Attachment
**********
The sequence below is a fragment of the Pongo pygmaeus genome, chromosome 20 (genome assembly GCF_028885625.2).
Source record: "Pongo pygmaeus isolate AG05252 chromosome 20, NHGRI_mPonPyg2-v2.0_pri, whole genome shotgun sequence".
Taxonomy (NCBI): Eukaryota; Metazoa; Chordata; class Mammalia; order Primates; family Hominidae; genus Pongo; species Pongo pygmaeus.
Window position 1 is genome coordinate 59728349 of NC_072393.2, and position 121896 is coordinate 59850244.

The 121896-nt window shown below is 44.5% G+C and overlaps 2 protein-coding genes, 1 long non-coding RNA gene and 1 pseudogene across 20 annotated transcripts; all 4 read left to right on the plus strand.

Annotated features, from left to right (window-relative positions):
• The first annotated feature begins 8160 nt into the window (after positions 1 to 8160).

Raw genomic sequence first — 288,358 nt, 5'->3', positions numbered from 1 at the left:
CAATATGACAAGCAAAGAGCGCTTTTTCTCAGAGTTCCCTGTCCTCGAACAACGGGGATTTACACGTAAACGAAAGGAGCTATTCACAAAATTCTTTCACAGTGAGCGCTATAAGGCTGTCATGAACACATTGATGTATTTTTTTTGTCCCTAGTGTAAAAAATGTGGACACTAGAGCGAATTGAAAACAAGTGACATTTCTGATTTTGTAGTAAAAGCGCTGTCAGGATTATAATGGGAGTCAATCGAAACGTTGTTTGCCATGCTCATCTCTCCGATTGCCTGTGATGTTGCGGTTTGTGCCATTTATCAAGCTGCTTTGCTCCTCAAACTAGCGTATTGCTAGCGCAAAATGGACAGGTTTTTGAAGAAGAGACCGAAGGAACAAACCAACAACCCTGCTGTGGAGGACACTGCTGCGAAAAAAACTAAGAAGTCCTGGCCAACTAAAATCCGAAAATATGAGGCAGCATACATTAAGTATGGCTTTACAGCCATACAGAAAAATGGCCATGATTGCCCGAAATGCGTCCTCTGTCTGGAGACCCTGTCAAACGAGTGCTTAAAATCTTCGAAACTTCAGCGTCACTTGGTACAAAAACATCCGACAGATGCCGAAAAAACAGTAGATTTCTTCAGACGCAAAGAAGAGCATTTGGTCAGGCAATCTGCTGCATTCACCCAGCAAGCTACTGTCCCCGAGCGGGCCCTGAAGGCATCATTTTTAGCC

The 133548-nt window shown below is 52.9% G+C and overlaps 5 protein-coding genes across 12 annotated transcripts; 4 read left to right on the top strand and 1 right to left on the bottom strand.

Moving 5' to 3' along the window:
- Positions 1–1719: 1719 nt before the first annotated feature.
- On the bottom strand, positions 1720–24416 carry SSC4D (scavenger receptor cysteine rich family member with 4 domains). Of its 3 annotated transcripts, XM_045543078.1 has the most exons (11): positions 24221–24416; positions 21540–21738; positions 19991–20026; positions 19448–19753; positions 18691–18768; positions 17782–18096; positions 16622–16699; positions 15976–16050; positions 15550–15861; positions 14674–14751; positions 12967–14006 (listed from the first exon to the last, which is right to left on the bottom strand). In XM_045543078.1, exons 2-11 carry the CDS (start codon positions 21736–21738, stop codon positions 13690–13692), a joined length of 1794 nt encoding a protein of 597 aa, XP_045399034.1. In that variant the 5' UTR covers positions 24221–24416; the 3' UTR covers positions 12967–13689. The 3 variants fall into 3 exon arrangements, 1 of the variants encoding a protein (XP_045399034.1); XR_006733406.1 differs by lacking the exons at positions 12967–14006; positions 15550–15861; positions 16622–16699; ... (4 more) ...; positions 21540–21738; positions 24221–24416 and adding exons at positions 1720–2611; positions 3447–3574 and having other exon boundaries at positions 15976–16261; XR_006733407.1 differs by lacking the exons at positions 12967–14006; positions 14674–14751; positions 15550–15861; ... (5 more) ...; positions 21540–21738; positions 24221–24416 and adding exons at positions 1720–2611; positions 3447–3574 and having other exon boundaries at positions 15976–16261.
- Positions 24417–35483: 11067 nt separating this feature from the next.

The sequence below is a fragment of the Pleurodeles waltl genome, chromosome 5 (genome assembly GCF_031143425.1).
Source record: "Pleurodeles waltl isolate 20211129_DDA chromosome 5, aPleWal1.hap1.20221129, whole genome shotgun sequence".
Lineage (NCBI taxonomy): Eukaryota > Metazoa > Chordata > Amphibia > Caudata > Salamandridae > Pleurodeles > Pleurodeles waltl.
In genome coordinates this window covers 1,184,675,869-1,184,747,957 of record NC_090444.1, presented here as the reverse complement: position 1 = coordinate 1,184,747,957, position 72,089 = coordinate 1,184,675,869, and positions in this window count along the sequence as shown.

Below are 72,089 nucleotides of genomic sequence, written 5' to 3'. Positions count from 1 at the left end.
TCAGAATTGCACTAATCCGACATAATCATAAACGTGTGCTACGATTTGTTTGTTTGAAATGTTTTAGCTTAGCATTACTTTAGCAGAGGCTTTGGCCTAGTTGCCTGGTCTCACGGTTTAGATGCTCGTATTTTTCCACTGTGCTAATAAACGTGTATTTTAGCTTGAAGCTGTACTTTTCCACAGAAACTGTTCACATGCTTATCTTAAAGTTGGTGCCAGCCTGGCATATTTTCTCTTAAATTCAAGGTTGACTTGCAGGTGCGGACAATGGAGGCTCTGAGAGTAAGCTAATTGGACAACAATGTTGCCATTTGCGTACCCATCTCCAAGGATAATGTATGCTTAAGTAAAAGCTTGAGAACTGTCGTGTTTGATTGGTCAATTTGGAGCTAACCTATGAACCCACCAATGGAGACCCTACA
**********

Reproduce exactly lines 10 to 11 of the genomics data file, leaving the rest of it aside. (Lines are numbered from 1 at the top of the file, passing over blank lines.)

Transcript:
The 133548-nt window shown below is 52.9% G+C and overlaps 5 protein-coding genes across 12 annotated transcripts; 4 read left to right on the top strand and 1 right to left on the bottom strand.

Moving 5' to 3' along the window: